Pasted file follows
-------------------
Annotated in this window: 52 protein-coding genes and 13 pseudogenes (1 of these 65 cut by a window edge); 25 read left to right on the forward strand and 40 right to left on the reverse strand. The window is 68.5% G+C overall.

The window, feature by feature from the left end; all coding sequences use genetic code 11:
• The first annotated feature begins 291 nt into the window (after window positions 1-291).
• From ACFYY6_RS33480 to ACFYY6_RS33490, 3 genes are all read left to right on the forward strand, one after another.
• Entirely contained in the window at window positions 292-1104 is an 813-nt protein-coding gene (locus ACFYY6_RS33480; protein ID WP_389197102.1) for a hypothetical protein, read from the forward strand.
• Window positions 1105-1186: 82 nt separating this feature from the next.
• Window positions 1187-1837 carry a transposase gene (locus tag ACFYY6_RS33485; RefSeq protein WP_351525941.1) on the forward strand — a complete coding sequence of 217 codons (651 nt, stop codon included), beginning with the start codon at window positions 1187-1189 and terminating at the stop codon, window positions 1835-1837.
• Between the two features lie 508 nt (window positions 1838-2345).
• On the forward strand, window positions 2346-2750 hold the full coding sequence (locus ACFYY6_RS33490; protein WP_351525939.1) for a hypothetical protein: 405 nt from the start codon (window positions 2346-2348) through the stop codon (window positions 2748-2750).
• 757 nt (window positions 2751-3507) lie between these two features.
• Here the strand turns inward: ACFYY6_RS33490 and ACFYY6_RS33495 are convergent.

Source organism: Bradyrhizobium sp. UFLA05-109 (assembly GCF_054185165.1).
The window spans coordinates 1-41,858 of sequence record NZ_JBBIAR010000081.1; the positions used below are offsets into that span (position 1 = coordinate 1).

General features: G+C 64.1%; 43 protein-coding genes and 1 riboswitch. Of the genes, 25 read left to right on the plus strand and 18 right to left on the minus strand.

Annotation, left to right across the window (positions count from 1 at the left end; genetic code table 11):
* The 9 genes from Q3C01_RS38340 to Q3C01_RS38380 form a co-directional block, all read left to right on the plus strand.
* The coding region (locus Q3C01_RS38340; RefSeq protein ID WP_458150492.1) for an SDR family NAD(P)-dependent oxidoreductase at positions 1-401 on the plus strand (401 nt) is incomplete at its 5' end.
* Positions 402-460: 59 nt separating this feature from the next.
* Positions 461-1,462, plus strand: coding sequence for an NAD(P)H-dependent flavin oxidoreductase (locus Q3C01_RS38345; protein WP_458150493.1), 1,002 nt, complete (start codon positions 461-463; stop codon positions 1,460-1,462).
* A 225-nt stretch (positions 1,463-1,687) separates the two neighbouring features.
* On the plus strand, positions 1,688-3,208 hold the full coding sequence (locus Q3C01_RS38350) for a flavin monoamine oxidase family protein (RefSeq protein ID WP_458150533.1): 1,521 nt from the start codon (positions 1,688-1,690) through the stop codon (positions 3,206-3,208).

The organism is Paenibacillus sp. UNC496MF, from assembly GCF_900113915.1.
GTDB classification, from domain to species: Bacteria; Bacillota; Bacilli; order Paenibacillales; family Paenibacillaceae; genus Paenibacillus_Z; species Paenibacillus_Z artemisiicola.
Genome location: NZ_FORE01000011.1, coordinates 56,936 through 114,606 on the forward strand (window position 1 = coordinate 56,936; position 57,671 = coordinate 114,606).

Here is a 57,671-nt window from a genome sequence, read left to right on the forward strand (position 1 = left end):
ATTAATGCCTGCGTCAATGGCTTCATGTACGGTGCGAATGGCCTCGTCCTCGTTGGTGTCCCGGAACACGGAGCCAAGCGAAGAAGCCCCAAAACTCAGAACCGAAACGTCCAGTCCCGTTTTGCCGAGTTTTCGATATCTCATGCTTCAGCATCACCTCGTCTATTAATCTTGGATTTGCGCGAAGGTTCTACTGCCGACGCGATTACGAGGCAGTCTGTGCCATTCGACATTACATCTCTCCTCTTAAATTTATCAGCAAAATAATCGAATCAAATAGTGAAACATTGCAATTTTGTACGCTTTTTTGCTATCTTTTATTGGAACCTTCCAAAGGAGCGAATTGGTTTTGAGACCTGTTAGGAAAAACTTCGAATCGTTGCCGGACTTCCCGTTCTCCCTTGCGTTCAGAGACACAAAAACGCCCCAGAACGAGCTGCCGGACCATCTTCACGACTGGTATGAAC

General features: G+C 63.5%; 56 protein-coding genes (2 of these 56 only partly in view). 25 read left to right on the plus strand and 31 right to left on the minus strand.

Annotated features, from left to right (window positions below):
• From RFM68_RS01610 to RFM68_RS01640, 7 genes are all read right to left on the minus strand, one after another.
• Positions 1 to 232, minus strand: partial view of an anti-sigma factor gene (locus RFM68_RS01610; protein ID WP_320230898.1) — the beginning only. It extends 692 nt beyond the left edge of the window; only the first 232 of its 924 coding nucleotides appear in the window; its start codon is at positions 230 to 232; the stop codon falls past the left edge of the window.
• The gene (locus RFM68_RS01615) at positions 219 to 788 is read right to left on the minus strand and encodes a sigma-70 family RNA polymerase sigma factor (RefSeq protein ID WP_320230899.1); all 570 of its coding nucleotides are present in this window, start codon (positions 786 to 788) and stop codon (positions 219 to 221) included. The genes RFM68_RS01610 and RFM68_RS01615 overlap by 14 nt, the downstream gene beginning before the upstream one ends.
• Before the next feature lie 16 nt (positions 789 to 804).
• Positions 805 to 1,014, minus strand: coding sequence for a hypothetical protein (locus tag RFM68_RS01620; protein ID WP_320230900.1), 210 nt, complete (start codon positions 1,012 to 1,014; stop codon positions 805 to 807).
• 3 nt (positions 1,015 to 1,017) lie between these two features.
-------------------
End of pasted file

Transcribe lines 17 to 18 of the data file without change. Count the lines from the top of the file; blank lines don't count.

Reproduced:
* The coding region (locus Q3C01_RS38340; RefSeq protein ID WP_458150492.1) for an SDR family NAD(P)-dependent oxidoreductase at positions 1-401 on the plus strand (401 nt) is incomplete at its 5' end.
* Positions 402-460: 59 nt separating this feature from the next.